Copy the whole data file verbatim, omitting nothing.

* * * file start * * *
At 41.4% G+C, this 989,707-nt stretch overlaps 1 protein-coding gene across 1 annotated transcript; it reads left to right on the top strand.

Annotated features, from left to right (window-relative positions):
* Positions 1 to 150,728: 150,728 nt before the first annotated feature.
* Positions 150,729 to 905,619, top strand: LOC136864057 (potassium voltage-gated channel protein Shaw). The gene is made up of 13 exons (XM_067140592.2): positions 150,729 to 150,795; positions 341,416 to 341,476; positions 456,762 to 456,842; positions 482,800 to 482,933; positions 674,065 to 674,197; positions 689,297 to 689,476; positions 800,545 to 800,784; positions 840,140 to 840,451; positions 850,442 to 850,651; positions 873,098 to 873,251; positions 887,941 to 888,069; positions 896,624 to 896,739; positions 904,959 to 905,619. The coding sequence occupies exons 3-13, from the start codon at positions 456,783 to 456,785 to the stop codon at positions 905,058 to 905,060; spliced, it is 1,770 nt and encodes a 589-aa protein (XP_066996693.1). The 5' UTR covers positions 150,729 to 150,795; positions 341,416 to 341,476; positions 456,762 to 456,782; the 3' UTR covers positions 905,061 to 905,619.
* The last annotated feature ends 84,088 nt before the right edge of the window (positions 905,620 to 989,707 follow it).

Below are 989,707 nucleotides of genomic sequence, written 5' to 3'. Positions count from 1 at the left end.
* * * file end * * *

At 41.4% G+C, this 989,707-nt stretch overlaps 1 protein-coding gene across 1 annotated transcript; it reads left to right on the top strand.

Annotated features, from left to right (window-relative positions):
* Positions 1 to 150,728: 150,728 nt before the first annotated feature.
* Positions 150,729 to 905,619, top strand: LOC136864057 (potassium voltage-gated channel protein Shaw). The gene is made up of 13 exons (XM_067140592.2): positions 150,729 to 150,795; positions 341,416 to 341,476; positions 456,762 to 456,842; positions 482,800 to 482,933; positions 674,065 to 674,197; positions 689,297 to 689,476; positions 800,545 to 800,784; positions 840,140 to 840,451; positions 850,442 to 850,651; positions 873,098 to 873,251; positions 887,941 to 888,069; positions 896,624 to 896,739; positions 904,959 to 905,619. The coding sequence occupies exons 3-13, from the start codon at positions 456,783 to 456,785 to the stop codon at positions 905,058 to 905,060; spliced, it is 1,770 nt and encodes a 589-aa protein (XP_066996693.1). The 5' UTR covers positions 150,729 to 150,795; positions 341,416 to 341,476; positions 456,762 to 456,782; the 3' UTR covers positions 905,061 to 905,619.
* The last annotated feature ends 84,088 nt before the right edge of the window (positions 905,620 to 989,707 follow it).

Below are 989,707 nucleotides of genomic sequence, written 5' to 3'. Positions count from 1 at the left end.